• Don Juan, Excerpt – Students will inspect Gulliver’s Travels looking for the elements of satire. They will investigate the poetic structure, rhyme, and rhythm.
  • Percy Bysshe Shelley and John Keats Poetry – Students will look for the similarities and dissimilarities, investigate, and decode poetry in search of literary devices. They will look at the ways that poetry shows mood, meaning and looks nice.
  • Frankenstein – Students will study passages from Mary Shelley’s Frankenstein looking for the way different points of view and various types of narration impact the work.

Chapter 7 – Victorian England: 1833-1901

In this chapter students learn about the years 1833-1901. The lessons are arranged in these headings, Historical Overview 1833-1901, The Signalman, The Three Strangers, Victorian London, Media: Evaluate Print Media, Vocabulary: Resources and Digital Tools.

Lessons in this chapter are organized into the following sections:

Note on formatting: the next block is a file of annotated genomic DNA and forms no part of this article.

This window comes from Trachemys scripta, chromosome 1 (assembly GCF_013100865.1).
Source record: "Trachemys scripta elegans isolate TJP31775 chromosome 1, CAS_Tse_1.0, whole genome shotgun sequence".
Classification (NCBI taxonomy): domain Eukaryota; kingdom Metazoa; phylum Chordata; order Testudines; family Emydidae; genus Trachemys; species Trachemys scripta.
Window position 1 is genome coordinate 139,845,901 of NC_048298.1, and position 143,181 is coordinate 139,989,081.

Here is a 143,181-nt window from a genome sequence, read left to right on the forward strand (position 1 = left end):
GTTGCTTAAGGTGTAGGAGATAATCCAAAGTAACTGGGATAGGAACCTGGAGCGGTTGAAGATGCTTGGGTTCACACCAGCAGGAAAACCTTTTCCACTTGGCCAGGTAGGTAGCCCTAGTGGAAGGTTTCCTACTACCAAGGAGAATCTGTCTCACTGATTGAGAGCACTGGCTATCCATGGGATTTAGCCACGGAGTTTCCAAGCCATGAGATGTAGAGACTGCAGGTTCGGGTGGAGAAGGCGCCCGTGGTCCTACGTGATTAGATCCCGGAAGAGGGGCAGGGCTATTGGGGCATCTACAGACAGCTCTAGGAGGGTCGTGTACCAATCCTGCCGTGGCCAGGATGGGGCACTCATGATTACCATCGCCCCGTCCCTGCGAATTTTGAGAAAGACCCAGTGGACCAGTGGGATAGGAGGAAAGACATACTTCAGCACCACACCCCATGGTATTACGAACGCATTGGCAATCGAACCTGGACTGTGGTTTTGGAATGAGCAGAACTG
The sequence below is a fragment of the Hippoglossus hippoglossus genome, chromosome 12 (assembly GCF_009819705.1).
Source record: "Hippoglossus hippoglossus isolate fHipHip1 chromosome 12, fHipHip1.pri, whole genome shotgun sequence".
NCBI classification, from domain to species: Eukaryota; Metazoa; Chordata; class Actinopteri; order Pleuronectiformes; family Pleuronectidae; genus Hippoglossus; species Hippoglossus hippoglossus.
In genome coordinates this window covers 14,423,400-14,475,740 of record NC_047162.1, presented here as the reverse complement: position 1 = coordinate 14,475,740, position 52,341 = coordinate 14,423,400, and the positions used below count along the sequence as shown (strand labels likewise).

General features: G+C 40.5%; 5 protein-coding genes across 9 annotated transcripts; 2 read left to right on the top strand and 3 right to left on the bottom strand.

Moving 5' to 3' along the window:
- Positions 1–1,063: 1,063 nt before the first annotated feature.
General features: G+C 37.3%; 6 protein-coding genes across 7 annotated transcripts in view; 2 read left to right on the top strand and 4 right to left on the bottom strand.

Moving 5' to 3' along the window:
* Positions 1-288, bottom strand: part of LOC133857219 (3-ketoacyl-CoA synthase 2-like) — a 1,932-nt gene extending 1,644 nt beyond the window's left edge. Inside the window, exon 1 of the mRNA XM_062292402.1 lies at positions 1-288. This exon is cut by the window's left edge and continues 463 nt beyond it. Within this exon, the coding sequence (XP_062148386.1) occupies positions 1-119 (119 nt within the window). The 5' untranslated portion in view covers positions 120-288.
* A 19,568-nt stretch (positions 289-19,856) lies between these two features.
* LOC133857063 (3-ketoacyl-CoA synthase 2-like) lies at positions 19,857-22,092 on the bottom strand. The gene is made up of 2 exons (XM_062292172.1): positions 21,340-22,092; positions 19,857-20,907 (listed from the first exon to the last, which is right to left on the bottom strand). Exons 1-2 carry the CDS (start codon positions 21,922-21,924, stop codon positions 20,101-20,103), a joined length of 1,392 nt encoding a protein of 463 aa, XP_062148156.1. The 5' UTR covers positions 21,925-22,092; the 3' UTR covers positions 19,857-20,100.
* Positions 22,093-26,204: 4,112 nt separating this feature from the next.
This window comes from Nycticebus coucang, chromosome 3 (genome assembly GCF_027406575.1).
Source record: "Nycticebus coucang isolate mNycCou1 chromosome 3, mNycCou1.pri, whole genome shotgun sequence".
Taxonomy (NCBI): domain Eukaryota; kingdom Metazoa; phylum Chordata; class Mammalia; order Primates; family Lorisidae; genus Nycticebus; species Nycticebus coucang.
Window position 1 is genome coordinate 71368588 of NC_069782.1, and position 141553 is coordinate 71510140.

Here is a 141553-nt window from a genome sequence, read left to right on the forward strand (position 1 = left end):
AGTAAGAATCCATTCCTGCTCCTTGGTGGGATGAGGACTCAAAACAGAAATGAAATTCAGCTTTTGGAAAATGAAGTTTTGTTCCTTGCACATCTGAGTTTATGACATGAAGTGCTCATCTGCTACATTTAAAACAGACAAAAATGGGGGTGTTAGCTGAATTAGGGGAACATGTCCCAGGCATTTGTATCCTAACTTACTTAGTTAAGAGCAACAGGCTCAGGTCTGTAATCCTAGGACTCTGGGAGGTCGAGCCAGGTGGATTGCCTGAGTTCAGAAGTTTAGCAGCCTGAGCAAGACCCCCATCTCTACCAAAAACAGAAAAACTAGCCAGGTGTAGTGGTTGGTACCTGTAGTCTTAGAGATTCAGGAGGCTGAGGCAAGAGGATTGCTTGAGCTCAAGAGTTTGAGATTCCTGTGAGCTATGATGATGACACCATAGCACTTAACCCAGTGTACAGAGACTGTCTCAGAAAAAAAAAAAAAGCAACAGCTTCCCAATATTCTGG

• Historical Overview 1833-1901 – Students will become acquainted with important historical events during the time from 1833-1901. They will read an assortment of texts containing information from the period. They will expound on how the period is mirrored in the themes, ideas, and values within the texts. They will then craft an assessment of the way history effects literature.
  • The Signalman – Students will analyze The Signalman by Charles Dickens looking for the way the story line is advanced by innovative plot structures. They will also see how foreshadowing and suspense are used to refine plot structure.
  • The Three Strangers – Students will look for the literary elements of plot, character, and setting in The Three Strangers by Thomas Hardy. They will inspect the way in which foreshadowing and suspense help to move the action forward in the story.
  • Victorian London – Students will look at several primary source historical documents from the time of Victorian London. They will investigate characteristics of the various documents. They will confirm and make clear information while organizing it in a way that illustrates their comprehension and the links between the data and concepts.
  • Media: Evaluate Print Media – Students will do a study of print media looking at the way it mirrors social and cultural views. They will also look at the relationships between layouts, pictures, typeface, text and other elements found in print media.